SOUTH KINGSTOWN — When school began Tuesday, students at Peace Dale Elementary School were greeted by a new face – Wakefield resident Lisa Wilson, the new principal.

Wilson, formerly assistant principal at Narragansett Elementary School, was appointed by the South Kingstown School Committee in August. She was one of 38 people considered for the position vacated by Susan Martin, who resigned Aug. 3.

“I’ve found there’s a friendliness and the helpfulness here, even with the students,” Wilson said at the school Wednesday morning. “Little children were just walking up to me saying, ‘Hello, how are you? Are you the new principal?’ in the most friendly and caring way.”

Wilson has been an educator for almost 30 years. She received her bachelor’s degree in elementary education from the University of Rhode Island, and a master’s degree in international education programs from Framingham State College in Massachusetts.

“It wasn’t until my sophomore year at URI, when it dawned on me that I really like working with kids. I found my niche,” she said. “This is what I’m meant to do.”

Her first job out of college was working at a school that was part of a home for abused boys. She said it was her most challenging, but influential, position.

“I learned so much about kids, and how it was really important to meet kids academically, socially and emotionally,” she said. “As an educator, it’s not just one side. It’s about the whole child.”

Wilson has held a variety of jobs since then, including teaching at elementary schools in the Dominican Republic, Brazil and California. She joined Narragansett Elementary in 2008, an assistant principalship she enjoyed because it gave her an opportunity take on a variety of roles. She applied for the position at Peace Dale after being encouraged by friends and family to do so.

“I’m a community member, and I felt it was the right time, right place,” Wilson said. “I didn’t want to be a principal just anywhere. I feel like this community is very kid-oriented, it’s very family-oriented. Lifestyle-wise, it’s pretty conducive to happy, healthy living.”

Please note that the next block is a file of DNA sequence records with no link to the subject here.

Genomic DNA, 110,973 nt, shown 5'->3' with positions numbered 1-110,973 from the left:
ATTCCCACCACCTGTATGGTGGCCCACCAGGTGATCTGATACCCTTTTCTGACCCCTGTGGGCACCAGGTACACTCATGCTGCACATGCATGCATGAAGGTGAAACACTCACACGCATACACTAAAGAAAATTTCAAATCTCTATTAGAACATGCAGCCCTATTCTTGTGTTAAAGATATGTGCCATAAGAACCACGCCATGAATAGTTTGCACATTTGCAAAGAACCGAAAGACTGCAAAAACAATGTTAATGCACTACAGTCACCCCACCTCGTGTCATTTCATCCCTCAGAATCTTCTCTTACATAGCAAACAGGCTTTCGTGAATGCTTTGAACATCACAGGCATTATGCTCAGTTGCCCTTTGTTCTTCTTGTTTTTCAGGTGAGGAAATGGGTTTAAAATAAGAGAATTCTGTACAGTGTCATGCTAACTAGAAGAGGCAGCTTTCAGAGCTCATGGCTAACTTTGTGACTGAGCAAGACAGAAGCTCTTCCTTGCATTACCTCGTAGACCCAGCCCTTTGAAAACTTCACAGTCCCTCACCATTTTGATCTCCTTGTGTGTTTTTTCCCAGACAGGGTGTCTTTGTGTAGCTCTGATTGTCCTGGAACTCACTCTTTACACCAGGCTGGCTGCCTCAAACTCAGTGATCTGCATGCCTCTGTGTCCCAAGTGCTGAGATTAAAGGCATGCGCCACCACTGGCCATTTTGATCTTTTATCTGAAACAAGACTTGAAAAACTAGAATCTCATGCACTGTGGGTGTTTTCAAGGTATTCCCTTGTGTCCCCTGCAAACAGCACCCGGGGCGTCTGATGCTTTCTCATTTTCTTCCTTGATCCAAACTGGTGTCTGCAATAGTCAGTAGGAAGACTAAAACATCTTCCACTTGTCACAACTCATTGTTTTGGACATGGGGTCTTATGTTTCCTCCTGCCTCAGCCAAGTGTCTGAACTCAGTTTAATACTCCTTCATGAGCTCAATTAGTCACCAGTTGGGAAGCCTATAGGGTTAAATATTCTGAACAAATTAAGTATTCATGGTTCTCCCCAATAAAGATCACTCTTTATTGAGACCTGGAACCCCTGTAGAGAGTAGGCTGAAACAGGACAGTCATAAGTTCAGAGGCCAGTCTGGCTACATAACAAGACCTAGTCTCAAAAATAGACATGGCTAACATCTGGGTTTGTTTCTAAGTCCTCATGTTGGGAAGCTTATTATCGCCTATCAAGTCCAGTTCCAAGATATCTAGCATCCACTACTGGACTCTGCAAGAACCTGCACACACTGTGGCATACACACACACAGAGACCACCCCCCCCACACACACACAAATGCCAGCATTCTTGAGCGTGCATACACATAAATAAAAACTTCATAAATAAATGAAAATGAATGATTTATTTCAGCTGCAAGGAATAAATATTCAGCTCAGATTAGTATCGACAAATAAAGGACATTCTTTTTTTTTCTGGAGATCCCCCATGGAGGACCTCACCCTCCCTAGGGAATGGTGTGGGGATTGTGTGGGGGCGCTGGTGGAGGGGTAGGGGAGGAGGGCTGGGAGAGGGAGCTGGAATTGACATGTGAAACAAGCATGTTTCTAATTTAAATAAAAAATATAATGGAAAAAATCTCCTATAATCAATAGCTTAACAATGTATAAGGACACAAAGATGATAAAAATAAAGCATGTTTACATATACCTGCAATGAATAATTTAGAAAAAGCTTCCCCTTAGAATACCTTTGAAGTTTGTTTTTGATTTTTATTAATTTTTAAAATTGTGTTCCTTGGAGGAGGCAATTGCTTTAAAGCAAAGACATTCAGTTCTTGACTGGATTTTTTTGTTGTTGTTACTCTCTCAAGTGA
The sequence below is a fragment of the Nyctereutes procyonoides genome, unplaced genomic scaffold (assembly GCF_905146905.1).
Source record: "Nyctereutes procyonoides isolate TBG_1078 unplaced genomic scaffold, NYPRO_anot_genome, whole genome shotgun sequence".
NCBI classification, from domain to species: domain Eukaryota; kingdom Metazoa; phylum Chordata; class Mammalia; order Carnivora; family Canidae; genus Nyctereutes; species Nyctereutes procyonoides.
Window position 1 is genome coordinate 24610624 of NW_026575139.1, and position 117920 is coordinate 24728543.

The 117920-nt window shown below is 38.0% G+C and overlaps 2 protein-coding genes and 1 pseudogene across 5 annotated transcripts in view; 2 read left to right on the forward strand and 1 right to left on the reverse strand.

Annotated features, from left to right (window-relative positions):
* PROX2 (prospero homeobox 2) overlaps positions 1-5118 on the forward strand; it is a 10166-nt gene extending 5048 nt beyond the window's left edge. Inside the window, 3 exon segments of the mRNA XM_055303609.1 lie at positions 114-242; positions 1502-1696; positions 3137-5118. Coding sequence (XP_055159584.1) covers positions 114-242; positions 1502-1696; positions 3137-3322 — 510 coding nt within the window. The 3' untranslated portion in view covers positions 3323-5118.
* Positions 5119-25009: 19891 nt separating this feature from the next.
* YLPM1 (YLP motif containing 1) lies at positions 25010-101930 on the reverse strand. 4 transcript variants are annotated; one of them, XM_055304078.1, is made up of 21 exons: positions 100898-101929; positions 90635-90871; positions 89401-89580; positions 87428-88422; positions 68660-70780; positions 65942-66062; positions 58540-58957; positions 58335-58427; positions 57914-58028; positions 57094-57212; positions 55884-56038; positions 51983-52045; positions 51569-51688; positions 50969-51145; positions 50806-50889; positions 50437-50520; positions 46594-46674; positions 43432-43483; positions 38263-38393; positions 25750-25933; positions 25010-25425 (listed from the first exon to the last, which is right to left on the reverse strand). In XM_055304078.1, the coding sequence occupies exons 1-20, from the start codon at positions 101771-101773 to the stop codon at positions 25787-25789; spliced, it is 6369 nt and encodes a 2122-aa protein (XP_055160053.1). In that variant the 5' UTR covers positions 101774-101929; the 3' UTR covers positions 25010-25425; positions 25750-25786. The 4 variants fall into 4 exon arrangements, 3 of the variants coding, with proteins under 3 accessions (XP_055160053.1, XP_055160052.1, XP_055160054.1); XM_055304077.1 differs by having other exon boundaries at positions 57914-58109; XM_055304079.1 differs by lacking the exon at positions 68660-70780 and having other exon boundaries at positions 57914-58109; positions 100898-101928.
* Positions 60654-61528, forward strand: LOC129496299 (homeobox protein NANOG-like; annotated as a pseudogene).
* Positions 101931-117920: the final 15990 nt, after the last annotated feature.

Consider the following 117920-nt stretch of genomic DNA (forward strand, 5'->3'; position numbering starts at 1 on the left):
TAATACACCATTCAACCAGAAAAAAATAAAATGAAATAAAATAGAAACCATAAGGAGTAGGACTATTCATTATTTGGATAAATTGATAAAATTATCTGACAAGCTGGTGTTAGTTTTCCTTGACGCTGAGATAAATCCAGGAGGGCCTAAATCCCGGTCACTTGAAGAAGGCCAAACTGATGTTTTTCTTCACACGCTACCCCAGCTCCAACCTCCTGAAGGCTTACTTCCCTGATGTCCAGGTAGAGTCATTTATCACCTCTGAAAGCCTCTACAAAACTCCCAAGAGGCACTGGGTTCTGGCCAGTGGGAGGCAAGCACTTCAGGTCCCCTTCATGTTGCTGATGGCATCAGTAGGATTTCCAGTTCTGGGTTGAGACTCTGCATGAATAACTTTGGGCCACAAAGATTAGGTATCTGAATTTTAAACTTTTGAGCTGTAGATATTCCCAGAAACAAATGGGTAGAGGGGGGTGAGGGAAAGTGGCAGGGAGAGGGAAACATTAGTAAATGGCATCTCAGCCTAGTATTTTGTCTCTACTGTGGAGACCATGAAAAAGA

She said the first day of school at Peace Dale Elementary Tuesday was without issues – not even teary-eyed kindergartners. There are about 340 students enrolled at the school this year and the kindergarten includes five classes because of the new dual-language Spanish immersion program.

“The plan was very well established, so that was very seamless,” Wilson said. “It’s running like a kindergarten program. They’re learning Spanish half [the] day, and English the other half.”

As principal, Wilson said her goal is to support school initiatives, such as the dual-language immersion program, a readers-writers workshop model for literacy and a new science curriculum.

“One of the things [Superintendent] Kristen Stringfellow has talked about is a ‘growth mindset,’” Wilson said. “It’s focusing on what kids can and will do, believing in success for all and making it happen for kids. There are no obstacles here, and we can do anything.”

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